Every September, author Margaret Radcliffe sets sail for a week of knitting off the coast of Maine.
I just finished my favorite business trip of the year: sailing for one week on the historic J. & E. Riggin for the Maine Knitting Cruise.
On this wooden ship, we ate wonderful food (locally sourced and cooked on a woodstove in the tiny galley) and enjoyed the hospitality of the two captains and the entire crew.
I love the intimacy of our small group. There are only about fifteen knitters, and sharing meals and living quarters for seven days lets us get to know each other and build a community. As a teacher, I love that I can wait for the “teachable moment” to show someone a new technique at the exact moment they need it, and that my cruise companions have the whole week to ask me questions they might not have thought of before.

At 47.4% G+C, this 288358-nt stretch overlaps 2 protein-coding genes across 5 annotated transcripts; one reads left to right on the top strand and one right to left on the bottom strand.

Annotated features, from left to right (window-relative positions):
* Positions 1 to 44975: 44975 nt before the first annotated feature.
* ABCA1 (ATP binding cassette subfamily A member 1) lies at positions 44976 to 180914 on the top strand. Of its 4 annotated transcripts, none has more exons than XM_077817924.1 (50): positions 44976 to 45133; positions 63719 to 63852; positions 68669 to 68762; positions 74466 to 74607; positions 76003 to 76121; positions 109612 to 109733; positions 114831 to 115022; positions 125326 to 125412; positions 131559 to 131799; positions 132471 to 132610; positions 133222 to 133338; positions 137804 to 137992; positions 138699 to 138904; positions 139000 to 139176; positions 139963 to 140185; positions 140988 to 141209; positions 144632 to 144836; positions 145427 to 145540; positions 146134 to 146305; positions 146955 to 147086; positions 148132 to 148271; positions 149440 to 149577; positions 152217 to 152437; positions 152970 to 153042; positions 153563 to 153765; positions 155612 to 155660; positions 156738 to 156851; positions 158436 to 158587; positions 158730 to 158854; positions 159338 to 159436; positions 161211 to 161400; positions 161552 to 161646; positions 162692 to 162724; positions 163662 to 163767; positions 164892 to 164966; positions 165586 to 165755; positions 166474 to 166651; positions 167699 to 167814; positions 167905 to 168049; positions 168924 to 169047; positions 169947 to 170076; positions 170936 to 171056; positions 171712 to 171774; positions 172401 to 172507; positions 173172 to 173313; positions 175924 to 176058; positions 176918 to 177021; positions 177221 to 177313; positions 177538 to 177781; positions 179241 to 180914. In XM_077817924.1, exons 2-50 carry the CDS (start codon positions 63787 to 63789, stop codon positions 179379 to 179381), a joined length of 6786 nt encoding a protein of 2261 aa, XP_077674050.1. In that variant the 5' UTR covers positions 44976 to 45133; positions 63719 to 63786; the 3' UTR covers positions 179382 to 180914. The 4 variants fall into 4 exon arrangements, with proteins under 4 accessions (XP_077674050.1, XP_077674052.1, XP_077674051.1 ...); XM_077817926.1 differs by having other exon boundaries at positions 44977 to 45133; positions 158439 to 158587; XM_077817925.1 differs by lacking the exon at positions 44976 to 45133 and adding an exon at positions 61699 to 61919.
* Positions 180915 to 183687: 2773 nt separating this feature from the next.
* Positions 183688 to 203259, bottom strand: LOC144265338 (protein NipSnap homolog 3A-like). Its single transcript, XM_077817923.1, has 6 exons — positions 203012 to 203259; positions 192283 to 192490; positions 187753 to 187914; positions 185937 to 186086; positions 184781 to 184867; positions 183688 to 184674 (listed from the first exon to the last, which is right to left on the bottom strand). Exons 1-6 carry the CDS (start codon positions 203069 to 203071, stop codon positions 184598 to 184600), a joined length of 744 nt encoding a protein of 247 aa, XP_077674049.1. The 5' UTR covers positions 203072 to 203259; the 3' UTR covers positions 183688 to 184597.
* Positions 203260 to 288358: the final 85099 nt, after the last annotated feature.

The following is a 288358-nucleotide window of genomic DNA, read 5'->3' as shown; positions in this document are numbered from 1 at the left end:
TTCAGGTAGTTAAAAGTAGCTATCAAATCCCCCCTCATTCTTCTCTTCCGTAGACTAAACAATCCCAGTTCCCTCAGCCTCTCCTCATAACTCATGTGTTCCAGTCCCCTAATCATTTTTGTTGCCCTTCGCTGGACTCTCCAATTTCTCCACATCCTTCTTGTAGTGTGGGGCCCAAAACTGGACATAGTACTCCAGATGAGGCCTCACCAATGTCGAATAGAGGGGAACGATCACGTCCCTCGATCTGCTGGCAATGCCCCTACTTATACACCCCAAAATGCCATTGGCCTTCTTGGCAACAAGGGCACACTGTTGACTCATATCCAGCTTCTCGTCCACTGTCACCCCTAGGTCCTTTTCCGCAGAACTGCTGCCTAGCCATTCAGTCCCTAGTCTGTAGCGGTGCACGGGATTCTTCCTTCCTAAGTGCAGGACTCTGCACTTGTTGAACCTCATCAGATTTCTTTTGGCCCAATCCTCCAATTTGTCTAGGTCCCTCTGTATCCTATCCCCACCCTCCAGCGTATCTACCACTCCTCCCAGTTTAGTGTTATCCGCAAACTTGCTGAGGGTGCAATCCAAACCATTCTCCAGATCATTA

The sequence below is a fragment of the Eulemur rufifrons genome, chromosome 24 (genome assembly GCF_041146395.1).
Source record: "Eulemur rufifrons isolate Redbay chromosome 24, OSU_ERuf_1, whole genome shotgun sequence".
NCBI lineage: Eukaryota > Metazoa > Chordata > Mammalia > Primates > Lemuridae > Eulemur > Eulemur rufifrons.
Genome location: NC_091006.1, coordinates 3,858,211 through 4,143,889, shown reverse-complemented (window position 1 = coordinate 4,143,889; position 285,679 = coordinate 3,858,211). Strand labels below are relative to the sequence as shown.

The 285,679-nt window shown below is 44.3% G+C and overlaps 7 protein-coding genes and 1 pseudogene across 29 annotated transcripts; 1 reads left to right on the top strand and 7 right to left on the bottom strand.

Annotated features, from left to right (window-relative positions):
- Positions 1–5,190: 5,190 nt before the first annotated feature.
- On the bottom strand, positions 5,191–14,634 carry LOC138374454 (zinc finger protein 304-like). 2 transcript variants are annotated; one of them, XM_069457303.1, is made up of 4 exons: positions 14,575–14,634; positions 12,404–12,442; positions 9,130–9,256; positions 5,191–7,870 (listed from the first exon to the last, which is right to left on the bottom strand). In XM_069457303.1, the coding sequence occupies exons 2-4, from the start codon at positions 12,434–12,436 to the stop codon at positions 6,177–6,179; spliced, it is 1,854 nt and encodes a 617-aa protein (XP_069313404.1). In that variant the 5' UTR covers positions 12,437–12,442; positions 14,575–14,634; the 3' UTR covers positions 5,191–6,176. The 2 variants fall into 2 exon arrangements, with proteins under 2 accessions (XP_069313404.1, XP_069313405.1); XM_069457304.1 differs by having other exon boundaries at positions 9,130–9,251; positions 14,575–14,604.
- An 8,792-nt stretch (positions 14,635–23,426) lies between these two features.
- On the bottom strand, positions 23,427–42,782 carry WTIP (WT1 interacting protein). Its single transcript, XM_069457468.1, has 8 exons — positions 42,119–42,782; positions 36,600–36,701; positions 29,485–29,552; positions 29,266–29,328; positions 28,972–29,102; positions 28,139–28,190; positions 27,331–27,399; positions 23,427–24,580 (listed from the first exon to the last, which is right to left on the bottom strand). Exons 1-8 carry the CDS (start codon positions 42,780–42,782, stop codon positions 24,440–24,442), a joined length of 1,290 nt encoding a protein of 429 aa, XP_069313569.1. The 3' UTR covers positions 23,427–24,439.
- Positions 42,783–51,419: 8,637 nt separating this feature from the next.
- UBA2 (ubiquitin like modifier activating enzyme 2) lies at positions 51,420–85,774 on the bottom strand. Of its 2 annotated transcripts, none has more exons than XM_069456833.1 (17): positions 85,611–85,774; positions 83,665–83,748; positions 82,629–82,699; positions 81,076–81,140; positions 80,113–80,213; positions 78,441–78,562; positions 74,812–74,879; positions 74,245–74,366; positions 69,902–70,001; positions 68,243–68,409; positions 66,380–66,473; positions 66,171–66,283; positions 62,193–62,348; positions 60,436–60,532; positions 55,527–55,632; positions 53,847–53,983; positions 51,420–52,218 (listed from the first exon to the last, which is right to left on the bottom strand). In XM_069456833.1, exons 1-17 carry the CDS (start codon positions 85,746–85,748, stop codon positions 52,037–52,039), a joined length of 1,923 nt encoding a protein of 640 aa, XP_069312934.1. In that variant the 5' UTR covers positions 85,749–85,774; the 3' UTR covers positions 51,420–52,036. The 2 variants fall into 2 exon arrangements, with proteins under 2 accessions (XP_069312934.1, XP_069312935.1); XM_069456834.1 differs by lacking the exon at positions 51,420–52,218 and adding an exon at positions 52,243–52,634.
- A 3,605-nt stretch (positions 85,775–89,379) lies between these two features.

This year the weather was good, so we spent most of our time out on the deck, knitting while the rocky Penobscot Bay landscape slipped by; enjoying the sun, wind, and waves; and listening to the hum of the rigging. At night we slept in quiet, protected anchorages while a cold nip in the air after sunset and clear skies full of stars reminded us that fall was arriving and urged us to get on with our knitting.